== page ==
Shifting Religious & Spiritual Delivery Systems: Closing Congregations

Signs of struggling or closed congregations are easy to find — for rent and for sale signs dot properties and groups like Bricks and Mortals in New York City have started to support the repurposing of religious buildings. Case studies abound but are there patterns to church closures? Are the patterns the same for Christian and non-Christian congregations? What factors influence whether closed congregations become high-end condominiums (like in much of greater Boston) rather than community centers or affordable housing? And how do the people — congregational leaders, city officials, real estate professionals, and others — negotiate these transitions and transactions? As the fraction of people in the United States who are religiously unaffiliated continues to grow, closures of churches and other sacred spaces with long-standing histories are likely to continue.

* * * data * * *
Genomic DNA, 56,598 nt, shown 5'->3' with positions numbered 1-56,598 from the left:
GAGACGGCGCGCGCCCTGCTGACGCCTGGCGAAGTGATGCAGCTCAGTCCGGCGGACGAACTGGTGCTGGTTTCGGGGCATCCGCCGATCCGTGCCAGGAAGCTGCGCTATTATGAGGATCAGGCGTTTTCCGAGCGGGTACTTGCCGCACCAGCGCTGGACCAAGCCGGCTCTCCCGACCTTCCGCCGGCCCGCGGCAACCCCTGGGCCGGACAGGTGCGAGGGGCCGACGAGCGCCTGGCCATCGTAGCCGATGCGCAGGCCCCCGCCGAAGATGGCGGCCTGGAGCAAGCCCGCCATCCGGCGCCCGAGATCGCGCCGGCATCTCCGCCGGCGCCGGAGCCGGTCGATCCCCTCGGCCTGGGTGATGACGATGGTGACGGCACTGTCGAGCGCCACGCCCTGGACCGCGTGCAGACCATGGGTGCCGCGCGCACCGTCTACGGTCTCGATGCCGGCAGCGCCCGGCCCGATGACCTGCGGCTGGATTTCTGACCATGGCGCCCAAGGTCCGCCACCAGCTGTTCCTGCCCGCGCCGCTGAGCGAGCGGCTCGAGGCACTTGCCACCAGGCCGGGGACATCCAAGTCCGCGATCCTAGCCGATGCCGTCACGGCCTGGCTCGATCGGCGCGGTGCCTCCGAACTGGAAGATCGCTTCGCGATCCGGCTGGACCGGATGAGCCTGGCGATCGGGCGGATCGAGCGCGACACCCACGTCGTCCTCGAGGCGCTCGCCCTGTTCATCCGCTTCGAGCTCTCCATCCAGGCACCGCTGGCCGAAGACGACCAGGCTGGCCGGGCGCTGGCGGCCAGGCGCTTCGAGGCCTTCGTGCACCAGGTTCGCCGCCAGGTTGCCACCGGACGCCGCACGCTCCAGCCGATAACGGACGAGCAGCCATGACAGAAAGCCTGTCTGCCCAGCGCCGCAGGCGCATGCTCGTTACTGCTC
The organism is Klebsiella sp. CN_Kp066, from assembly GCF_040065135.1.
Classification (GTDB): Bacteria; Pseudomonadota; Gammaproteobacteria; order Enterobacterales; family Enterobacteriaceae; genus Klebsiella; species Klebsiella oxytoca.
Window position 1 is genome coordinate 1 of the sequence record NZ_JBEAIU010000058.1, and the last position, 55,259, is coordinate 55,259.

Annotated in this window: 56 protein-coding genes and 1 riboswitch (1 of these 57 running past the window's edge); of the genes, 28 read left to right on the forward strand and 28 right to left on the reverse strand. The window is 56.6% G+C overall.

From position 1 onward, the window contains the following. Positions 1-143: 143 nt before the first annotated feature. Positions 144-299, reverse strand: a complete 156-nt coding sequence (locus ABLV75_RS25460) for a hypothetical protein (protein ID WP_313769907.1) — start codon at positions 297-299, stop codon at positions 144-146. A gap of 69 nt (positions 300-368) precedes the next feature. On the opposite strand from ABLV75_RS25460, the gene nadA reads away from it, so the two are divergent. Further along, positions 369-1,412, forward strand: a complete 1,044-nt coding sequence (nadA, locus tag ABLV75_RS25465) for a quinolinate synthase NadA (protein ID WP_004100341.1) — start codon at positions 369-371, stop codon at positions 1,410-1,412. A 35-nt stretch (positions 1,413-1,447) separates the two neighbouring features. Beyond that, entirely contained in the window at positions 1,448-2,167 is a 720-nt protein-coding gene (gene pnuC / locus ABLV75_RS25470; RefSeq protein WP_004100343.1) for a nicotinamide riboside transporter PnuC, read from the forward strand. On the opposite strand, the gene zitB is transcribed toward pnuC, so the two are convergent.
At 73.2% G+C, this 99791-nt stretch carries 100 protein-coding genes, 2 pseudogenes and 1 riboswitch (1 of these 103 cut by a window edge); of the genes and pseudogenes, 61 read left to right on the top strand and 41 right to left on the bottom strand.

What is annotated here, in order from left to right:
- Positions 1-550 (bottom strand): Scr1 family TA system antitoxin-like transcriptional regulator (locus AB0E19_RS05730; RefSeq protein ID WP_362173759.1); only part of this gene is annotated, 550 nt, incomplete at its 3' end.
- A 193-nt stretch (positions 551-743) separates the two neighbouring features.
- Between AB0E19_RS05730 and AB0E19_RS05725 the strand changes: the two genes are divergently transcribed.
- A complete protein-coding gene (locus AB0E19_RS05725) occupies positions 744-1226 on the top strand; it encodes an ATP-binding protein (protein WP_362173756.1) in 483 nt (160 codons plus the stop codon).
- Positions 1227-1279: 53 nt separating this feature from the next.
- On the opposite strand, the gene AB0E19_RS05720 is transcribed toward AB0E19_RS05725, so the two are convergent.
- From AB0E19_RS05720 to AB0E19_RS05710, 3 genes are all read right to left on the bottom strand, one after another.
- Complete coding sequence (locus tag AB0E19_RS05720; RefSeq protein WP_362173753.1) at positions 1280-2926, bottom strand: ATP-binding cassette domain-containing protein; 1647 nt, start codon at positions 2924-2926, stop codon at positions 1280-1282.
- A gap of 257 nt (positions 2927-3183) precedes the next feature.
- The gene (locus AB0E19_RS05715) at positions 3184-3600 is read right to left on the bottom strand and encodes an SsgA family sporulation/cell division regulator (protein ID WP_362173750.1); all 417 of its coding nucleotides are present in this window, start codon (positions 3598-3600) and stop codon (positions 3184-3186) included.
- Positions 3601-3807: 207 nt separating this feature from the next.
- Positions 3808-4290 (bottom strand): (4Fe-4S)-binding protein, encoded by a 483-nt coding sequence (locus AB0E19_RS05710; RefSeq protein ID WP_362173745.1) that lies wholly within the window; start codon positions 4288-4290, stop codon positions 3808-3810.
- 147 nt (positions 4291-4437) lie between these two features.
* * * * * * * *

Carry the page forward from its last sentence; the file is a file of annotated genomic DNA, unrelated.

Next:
This project – currently focused in greater Boston – is exploring methodological approaches for tracking and analyzing the closing of local congregations. We view these closures as part of larger changes through which the delivery systems or mechanisms through which people engage with spirituality, religion and other existential aspects of life are changing. This project aims to build an approach to thinking about these closures as part of the changing spiritual infrastructure that creates opportunities and challenges for actors ranging from the public to religious leaders, architects, community leaders, planners and the state.

We presented an early report from this project, “Closing Congregations: On the Hunt for Patterns” at a virtual conference organized by the Canopy Forum and the Center for the Study of Law and Religion at Emory University in May 2023.

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